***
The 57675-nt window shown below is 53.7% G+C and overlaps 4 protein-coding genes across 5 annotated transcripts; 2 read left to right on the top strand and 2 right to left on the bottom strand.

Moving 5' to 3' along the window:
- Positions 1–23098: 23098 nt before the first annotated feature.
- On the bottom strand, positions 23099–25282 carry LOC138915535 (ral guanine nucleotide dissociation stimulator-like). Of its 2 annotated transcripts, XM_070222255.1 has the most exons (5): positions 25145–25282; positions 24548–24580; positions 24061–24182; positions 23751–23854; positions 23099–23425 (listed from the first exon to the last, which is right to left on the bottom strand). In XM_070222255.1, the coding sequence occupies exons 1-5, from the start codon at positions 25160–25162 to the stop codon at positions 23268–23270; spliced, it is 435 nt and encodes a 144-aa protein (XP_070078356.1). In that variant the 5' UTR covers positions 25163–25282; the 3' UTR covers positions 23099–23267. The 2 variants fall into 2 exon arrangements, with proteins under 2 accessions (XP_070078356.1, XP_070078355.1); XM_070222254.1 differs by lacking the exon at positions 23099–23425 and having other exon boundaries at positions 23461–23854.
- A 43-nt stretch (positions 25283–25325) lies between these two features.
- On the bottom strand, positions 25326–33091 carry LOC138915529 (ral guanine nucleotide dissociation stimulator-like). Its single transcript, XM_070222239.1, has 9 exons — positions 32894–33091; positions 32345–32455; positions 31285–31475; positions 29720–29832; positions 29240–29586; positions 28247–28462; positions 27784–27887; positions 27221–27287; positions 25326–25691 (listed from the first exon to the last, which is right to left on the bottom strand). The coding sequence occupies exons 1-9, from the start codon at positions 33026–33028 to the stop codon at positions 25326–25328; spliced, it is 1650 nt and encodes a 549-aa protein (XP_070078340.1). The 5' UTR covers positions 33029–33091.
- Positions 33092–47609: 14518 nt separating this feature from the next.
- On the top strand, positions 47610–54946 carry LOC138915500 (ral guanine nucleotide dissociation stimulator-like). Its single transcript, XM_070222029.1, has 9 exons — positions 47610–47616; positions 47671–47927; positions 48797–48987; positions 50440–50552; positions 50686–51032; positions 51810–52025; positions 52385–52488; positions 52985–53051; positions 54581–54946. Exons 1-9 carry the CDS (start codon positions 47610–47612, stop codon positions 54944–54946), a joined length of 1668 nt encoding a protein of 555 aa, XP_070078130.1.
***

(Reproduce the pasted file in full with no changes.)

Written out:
The 57675-nt window shown below is 53.7% G+C and overlaps 4 protein-coding genes across 5 annotated transcripts; 2 read left to right on the top strand and 2 right to left on the bottom strand.

Moving 5' to 3' along the window:
- Positions 1–23098: 23098 nt before the first annotated feature.
- On the bottom strand, positions 23099–25282 carry LOC138915535 (ral guanine nucleotide dissociation stimulator-like). Of its 2 annotated transcripts, XM_070222255.1 has the most exons (5): positions 25145–25282; positions 24548–24580; positions 24061–24182; positions 23751–23854; positions 23099–23425 (listed from the first exon to the last, which is right to left on the bottom strand). In XM_070222255.1, the coding sequence occupies exons 1-5, from the start codon at positions 25160–25162 to the stop codon at positions 23268–23270; spliced, it is 435 nt and encodes a 144-aa protein (XP_070078356.1). In that variant the 5' UTR covers positions 25163–25282; the 3' UTR covers positions 23099–23267. The 2 variants fall into 2 exon arrangements, with proteins under 2 accessions (XP_070078356.1, XP_070078355.1); XM_070222254.1 differs by lacking the exon at positions 23099–23425 and having other exon boundaries at positions 23461–23854.
- A 43-nt stretch (positions 25283–25325) lies between these two features.
- On the bottom strand, positions 25326–33091 carry LOC138915529 (ral guanine nucleotide dissociation stimulator-like). Its single transcript, XM_070222239.1, has 9 exons — positions 32894–33091; positions 32345–32455; positions 31285–31475; positions 29720–29832; positions 29240–29586; positions 28247–28462; positions 27784–27887; positions 27221–27287; positions 25326–25691 (listed from the first exon to the last, which is right to left on the bottom strand). The coding sequence occupies exons 1-9, from the start codon at positions 33026–33028 to the stop codon at positions 25326–25328; spliced, it is 1650 nt and encodes a 549-aa protein (XP_070078340.1). The 5' UTR covers positions 33029–33091.
- Positions 33092–47609: 14518 nt separating this feature from the next.
- On the top strand, positions 47610–54946 carry LOC138915500 (ral guanine nucleotide dissociation stimulator-like). Its single transcript, XM_070222029.1, has 9 exons — positions 47610–47616; positions 47671–47927; positions 48797–48987; positions 50440–50552; positions 50686–51032; positions 51810–52025; positions 52385–52488; positions 52985–53051; positions 54581–54946. Exons 1-9 carry the CDS (start codon positions 47610–47612, stop codon positions 54944–54946), a joined length of 1668 nt encoding a protein of 555 aa, XP_070078130.1.